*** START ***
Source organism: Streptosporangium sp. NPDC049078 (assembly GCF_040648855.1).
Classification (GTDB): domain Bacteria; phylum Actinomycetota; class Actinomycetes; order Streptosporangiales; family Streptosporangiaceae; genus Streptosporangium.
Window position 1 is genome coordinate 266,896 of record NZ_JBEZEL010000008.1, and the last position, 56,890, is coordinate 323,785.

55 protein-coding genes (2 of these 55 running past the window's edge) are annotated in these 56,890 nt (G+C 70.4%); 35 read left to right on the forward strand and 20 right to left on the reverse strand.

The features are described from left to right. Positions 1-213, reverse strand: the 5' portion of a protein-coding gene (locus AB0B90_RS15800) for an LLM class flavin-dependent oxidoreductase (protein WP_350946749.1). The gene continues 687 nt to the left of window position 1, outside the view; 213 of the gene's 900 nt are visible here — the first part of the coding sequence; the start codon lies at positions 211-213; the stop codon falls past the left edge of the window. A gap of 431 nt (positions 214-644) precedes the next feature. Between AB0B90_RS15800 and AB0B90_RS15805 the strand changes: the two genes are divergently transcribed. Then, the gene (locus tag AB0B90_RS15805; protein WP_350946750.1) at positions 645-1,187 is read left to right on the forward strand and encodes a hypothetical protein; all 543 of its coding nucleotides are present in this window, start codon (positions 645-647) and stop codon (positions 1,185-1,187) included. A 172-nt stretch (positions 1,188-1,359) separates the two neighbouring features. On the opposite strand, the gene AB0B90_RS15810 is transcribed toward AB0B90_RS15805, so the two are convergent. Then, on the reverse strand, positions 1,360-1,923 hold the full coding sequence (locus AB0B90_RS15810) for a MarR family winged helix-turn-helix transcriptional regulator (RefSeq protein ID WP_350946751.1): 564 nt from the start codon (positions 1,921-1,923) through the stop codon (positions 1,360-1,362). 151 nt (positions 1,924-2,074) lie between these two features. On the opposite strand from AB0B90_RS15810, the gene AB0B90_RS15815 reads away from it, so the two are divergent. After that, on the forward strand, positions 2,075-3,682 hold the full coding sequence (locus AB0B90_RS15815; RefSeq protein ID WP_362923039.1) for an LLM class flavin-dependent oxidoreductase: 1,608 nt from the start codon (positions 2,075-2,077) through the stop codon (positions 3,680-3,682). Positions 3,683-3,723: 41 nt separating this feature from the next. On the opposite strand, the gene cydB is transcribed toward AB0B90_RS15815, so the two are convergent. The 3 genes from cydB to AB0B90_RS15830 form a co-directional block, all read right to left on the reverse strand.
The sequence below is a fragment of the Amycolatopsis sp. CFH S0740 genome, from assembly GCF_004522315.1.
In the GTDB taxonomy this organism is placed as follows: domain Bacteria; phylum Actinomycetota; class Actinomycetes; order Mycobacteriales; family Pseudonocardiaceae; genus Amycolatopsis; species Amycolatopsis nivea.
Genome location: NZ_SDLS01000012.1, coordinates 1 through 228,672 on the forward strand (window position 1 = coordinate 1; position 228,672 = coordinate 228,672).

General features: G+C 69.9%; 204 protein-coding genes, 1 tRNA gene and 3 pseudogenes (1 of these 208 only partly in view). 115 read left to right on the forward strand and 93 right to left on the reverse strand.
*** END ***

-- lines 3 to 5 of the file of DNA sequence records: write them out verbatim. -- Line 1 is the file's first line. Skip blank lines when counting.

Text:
Window position 1 is genome coordinate 266,896 of record NZ_JBEZEL010000008.1, and the last position, 56,890, is coordinate 323,785.

55 protein-coding genes (2 of these 55 running past the window's edge) are annotated in these 56,890 nt (G+C 70.4%); 35 read left to right on the forward strand and 20 right to left on the reverse strand.

The features are described from left to right. Positions 1-213, reverse strand: the 5' portion of a protein-coding gene (locus AB0B90_RS15800) for an LLM class flavin-dependent oxidoreductase (protein WP_350946749.1). The gene continues 687 nt to the left of window position 1, outside the view; 213 of the gene's 900 nt are visible here — the first part of the coding sequence; the start codon lies at positions 211-213; the stop codon falls past the left edge of the window. A gap of 431 nt (positions 214-644) precedes the next feature. Between AB0B90_RS15800 and AB0B90_RS15805 the strand changes: the two genes are divergently transcribed. Then, the gene (locus tag AB0B90_RS15805; protein WP_350946750.1) at positions 645-1,187 is read left to right on the forward strand and encodes a hypothetical protein; all 543 of its coding nucleotides are present in this window, start codon (positions 645-647) and stop codon (positions 1,185-1,187) included. A 172-nt stretch (positions 1,188-1,359) separates the two neighbouring features. On the opposite strand, the gene AB0B90_RS15810 is transcribed toward AB0B90_RS15805, so the two are convergent. Then, on the reverse strand, positions 1,360-1,923 hold the full coding sequence (locus AB0B90_RS15810) for a MarR family winged helix-turn-helix transcriptional regulator (RefSeq protein ID WP_350946751.1): 564 nt from the start codon (positions 1,921-1,923) through the stop codon (positions 1,360-1,362). 151 nt (positions 1,924-2,074) lie between these two features. On the opposite strand from AB0B90_RS15810, the gene AB0B90_RS15815 reads away from it, so the two are divergent. After that, on the forward strand, positions 2,075-3,682 hold the full coding sequence (locus AB0B90_RS15815; RefSeq protein ID WP_362923039.1) for an LLM class flavin-dependent oxidoreductase: 1,608 nt from the start codon (positions 2,075-2,077) through the stop codon (positions 3,680-3,682). Positions 3,683-3,723: 41 nt separating this feature from the next. On the opposite strand, the gene cydB is transcribed toward AB0B90_RS15815, so the two are convergent. The 3 genes from cydB to AB0B90_RS15830 form a co-directional block, all read right to left on the reverse strand.